WEDNESDAY 9 JANUARY
After a very damp start, it then turned out very pleasant with clear blue skies prevailing. Although it was mild to start with, by dusk it was almost freezing
As Paul Keene wanted to photograph the GWE, I wandered down to the CHESS VALLEY to try and locate it. As is often usual in the mornings, it was standing on the pillars of Neptune's Falls, down below Latimer Conference Centre, before quickly relocating to Chenies Bottom. It then wandered about the tall weedy field west of the bridge for the next two hours or more - Martin Parr also turning up in the hope of photographing it.
For me, the highlight was finally connecting with COMMON KINGFISHER - one showing well on the Chess by Mill Farm. A Grey Wagtail was also about, as well as the resident LITTLE OWLS.
A male Sparrowhawk flew across the Chesham Road at LITTLE HAY (HERTS) whilst yet another dead BADGER was besides the westbound A41 near WEST LEITH FARM at SP 912 107.
I was then off in hot pursuit of Jack Snipe but despite trying several reliable previous haunts for this species, I completely drew a blank...
At BROUGHTON TROUT POOLS (BUCKS), east of Aylesbury (at SP 845 143), little to be seen other than 35 Atlantic Canada Geese, 8 Mallard and 2 Moorhens - and a Yellowhammer thrown in for good luck. At the neighbouring BEAR BROOK FLOOD STORAGE LAKES (at SP 842 139), not much different, with 4 adult Mute Swans, 4 Mallard, 2 Coot, 6 Moorhen and a Grey Heron. Three Redwings and a pair of BULLFINCH added some variety.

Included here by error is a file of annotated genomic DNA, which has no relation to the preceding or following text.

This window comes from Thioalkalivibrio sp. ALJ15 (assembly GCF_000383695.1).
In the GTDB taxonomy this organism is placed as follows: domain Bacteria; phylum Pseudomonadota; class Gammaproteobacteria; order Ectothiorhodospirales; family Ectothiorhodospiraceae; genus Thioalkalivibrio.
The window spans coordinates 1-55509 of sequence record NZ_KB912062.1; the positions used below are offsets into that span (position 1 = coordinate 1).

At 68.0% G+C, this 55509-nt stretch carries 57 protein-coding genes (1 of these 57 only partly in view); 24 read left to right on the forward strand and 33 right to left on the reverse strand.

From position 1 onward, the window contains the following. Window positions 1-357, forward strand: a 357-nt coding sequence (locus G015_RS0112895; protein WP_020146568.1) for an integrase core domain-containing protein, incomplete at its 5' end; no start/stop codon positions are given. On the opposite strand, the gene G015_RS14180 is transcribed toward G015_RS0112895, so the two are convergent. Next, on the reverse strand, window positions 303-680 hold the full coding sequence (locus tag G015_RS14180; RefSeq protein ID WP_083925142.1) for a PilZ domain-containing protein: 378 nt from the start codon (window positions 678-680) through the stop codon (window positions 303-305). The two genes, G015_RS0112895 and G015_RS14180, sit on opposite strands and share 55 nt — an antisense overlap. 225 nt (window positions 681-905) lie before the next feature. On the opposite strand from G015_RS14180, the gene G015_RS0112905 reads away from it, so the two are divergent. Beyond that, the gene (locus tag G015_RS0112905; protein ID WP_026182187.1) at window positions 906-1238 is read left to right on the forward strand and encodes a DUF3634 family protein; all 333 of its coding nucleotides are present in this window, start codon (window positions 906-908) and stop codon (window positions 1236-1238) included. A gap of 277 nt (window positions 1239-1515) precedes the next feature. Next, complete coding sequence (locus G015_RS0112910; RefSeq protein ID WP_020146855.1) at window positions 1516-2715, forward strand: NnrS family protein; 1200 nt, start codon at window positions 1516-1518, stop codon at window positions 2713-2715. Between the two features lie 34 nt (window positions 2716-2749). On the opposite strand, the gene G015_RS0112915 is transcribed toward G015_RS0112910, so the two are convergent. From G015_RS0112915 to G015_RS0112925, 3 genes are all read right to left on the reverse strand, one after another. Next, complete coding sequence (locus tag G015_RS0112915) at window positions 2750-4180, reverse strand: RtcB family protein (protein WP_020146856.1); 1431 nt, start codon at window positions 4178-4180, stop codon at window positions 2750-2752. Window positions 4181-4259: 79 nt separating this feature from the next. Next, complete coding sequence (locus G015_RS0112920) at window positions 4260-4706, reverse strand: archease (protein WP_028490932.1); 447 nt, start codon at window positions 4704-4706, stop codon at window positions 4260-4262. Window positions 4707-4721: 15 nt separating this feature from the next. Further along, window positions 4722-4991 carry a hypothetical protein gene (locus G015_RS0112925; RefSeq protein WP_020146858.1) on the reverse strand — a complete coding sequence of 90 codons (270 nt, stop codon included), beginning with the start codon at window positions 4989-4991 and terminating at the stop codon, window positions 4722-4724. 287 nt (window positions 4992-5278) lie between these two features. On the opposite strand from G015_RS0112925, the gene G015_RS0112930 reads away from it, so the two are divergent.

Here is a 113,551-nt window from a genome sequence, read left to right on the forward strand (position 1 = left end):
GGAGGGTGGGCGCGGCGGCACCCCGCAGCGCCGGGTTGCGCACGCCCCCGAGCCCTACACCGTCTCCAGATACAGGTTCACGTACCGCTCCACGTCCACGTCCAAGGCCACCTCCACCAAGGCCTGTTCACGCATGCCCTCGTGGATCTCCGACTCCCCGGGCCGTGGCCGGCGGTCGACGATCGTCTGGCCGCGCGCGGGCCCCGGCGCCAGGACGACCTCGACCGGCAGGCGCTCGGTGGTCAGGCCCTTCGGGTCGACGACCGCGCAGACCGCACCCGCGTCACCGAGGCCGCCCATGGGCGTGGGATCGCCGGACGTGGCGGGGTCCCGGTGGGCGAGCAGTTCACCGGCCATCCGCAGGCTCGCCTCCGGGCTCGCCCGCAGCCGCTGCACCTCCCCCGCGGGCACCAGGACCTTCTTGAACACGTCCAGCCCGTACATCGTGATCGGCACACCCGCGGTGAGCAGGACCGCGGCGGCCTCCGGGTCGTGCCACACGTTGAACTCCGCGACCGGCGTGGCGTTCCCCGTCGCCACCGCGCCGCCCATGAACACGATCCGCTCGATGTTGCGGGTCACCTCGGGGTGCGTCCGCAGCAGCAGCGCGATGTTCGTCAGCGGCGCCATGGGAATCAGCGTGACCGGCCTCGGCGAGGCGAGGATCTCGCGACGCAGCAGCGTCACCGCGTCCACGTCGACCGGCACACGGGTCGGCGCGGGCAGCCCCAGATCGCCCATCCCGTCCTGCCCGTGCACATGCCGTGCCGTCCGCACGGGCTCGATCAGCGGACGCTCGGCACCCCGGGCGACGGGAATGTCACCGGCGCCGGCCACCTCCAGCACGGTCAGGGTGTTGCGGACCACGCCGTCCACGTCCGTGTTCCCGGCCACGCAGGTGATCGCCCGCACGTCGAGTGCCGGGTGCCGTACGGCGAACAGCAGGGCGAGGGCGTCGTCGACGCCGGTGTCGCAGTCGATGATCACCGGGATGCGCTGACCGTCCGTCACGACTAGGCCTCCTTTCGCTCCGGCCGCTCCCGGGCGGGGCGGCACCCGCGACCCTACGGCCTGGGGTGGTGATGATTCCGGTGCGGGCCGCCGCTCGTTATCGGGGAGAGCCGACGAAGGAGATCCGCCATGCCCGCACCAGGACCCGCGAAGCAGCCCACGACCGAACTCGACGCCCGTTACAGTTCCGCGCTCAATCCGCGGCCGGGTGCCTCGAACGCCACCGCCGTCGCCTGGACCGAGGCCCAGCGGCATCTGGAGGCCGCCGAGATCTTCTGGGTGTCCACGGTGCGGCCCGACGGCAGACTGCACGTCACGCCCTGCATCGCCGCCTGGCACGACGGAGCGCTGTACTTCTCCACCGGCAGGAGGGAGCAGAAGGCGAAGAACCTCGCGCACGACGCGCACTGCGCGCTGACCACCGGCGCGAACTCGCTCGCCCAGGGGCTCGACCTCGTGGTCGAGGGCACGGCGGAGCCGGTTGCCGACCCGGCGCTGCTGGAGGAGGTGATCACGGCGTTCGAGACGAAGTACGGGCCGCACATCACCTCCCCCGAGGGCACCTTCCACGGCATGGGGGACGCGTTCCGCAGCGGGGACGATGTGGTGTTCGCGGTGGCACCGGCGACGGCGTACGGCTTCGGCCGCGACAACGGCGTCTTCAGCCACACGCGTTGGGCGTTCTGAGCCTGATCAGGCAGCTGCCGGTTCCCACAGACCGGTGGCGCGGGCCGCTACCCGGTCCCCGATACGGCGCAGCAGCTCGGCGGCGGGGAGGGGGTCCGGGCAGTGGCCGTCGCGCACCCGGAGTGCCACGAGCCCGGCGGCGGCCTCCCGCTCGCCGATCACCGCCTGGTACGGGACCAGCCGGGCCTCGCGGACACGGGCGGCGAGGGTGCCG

WESTON TURVILLE RESERVOIR was deadly with just 1 Great Crested Grebe present, whilst RAF HALTON added 35 ground-feeding Redwing.
I thought my luck was in with Golden Plover when I found a large flock of plovers in the large ploughed field just east of ASTON CLINTON (BUCKS) at SP 895 123 but all I could see were 462 Lapwings - an impressive wintering flock though.
I then found myself once again at MARSWORTH RESERVOIR, in the company of Mic & Jan Wells, Mike Campbell, Samuel Perfect and several others. For the second night running, a complete no-show by Bitterns. Getting there much earlier tonight gave me a better opportunity to accurately assess the CORN BUNTING population and by 1630 hours, exactly 140 had dropped into the reedbed to roost. The first 22 arrived at 1550, with the cumulative totals adding up thus: 22-37-41-42-60-97-102-140. Just 1 Common Starling was seen, with 5 roosting Reed Buntings, Grey Wagtail, 2 Coot, 2 Mute Swans, 2 Shovelers and 5 Great Crested Grebes recorded. Some 4 WATER RAIL squealed from the reedbed, whilst a flock of 52 Lapwing flew overhead. The BARN OWL performed from 1625 hours onwards, quartering back and forth over the rough field east of the sewage works.